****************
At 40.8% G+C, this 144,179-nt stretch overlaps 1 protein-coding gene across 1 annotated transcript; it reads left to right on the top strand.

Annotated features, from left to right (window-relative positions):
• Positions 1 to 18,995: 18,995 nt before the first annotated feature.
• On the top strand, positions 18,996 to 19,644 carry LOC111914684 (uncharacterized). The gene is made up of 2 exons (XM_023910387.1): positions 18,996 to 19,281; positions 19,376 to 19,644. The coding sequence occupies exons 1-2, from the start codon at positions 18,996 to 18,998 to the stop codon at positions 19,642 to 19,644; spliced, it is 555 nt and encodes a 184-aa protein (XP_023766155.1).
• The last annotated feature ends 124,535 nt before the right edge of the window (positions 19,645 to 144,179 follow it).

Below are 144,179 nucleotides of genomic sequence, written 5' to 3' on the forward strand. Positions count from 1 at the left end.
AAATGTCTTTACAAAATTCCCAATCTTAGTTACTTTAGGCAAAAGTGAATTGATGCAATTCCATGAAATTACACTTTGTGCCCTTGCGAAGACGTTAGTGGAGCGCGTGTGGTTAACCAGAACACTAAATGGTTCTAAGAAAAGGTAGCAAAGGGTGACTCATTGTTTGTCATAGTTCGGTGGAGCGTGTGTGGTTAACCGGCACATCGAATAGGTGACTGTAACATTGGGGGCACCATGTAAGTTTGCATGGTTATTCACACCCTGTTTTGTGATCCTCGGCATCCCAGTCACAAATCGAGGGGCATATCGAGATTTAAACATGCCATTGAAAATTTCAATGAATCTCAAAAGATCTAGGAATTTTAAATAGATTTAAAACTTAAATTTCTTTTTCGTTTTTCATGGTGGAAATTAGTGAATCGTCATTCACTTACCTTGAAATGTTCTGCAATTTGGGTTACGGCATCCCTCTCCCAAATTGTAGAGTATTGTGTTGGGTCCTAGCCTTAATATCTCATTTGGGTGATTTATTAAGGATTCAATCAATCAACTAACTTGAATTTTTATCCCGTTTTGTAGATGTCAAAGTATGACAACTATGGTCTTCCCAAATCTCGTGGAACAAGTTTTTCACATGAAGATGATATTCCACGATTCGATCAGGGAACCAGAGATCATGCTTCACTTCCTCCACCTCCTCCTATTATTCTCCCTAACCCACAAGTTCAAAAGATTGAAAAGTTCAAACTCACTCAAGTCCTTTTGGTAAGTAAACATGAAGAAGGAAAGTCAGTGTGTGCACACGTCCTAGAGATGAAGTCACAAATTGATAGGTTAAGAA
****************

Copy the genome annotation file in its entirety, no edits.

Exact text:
At 40.8% G+C, this 144,179-nt stretch overlaps 1 protein-coding gene across 1 annotated transcript; it reads left to right on the top strand.

Annotated features, from left to right (window-relative positions):
• Positions 1 to 18,995: 18,995 nt before the first annotated feature.
• On the top strand, positions 18,996 to 19,644 carry LOC111914684 (uncharacterized). The gene is made up of 2 exons (XM_023910387.1): positions 18,996 to 19,281; positions 19,376 to 19,644. The coding sequence occupies exons 1-2, from the start codon at positions 18,996 to 18,998 to the stop codon at positions 19,642 to 19,644; spliced, it is 555 nt and encodes a 184-aa protein (XP_023766155.1).
• The last annotated feature ends 124,535 nt before the right edge of the window (positions 19,645 to 144,179 follow it).

Below are 144,179 nucleotides of genomic sequence, written 5' to 3' on the forward strand. Positions count from 1 at the left end.
AAATGTCTTTACAAAATTCCCAATCTTAGTTACTTTAGGCAAAAGTGAATTGATGCAATTCCATGAAATTACACTTTGTGCCCTTGCGAAGACGTTAGTGGAGCGCGTGTGGTTAACCAGAACACTAAATGGTTCTAAGAAAAGGTAGCAAAGGGTGACTCATTGTTTGTCATAGTTCGGTGGAGCGTGTGTGGTTAACCGGCACATCGAATAGGTGACTGTAACATTGGGGGCACCATGTAAGTTTGCATGGTTATTCACACCCTGTTTTGTGATCCTCGGCATCCCAGTCACAAATCGAGGGGCATATCGAGATTTAAACATGCCATTGAAAATTTCAATGAATCTCAAAAGATCTAGGAATTTTAAATAGATTTAAAACTTAAATTTCTTTTTCGTTTTTCATGGTGGAAATTAGTGAATCGTCATTCACTTACCTTGAAATGTTCTGCAATTTGGGTTACGGCATCCCTCTCCCAAATTGTAGAGTATTGTGTTGGGTCCTAGCCTTAATATCTCATTTGGGTGATTTATTAAGGATTCAATCAATCAACTAACTTGAATTTTTATCCCGTTTTGTAGATGTCAAAGTATGACAACTATGGTCTTCCCAAATCTCGTGGAACAAGTTTTTCACATGAAGATGATATTCCACGATTCGATCAGGGAACCAGAGATCATGCTTCACTTCCTCCACCTCCTCCTATTATTCTCCCTAACCCACAAGTTCAAAAGATTGAAAAGTTCAAACTCACTCAAGTCCTTTTGGTAAGTAAACATGAAGAAGGAAAGTCAGTGTGTGCACACGTCCTAGAGATGAAGTCACAAATTGATAGGTTAAGAA